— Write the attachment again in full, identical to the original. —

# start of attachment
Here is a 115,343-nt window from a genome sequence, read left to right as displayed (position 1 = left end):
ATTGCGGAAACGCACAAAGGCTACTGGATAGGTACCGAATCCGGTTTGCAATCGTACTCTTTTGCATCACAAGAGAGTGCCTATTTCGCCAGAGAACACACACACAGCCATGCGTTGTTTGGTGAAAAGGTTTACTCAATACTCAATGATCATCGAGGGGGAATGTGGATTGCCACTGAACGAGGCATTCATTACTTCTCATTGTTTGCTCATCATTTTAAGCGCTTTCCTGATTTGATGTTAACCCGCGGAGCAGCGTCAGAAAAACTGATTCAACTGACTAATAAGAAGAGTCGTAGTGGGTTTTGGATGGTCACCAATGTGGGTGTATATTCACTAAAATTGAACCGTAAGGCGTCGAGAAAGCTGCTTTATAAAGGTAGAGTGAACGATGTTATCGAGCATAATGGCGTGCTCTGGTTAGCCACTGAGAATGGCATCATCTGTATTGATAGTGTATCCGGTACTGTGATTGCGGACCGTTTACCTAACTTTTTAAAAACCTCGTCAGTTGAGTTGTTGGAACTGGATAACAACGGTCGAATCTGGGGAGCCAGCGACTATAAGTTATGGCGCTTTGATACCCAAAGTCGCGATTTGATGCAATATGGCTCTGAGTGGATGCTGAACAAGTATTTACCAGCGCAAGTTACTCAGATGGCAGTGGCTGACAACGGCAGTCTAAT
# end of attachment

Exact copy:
Here is a 115,343-nt window from a genome sequence, read left to right as displayed (position 1 = left end):
ATTGCGGAAACGCACAAAGGCTACTGGATAGGTACCGAATCCGGTTTGCAATCGTACTCTTTTGCATCACAAGAGAGTGCCTATTTCGCCAGAGAACACACACACAGCCATGCGTTGTTTGGTGAAAAGGTTTACTCAATACTCAATGATCATCGAGGGGGAATGTGGATTGCCACTGAACGAGGCATTCATTACTTCTCATTGTTTGCTCATCATTTTAAGCGCTTTCCTGATTTGATGTTAACCCGCGGAGCAGCGTCAGAAAAACTGATTCAACTGACTAATAAGAAGAGTCGTAGTGGGTTTTGGATGGTCACCAATGTGGGTGTATATTCACTAAAATTGAACCGTAAGGCGTCGAGAAAGCTGCTTTATAAAGGTAGAGTGAACGATGTTATCGAGCATAATGGCGTGCTCTGGTTAGCCACTGAGAATGGCATCATCTGTATTGATAGTGTATCCGGTACTGTGATTGCGGACCGTTTACCTAACTTTTTAAAAACCTCGTCAGTTGAGTTGTTGGAACTGGATAACAACGGTCGAATCTGGGGAGCCAGCGACTATAAGTTATGGCGCTTTGATACCCAAAGTCGCGATTTGATGCAATATGGCTCTGAGTGGATGCTGAACAAGTATTTACCAGCGCAAGTTACTCAGATGGCAGTGGCTGACAACGGCAGTCTAAT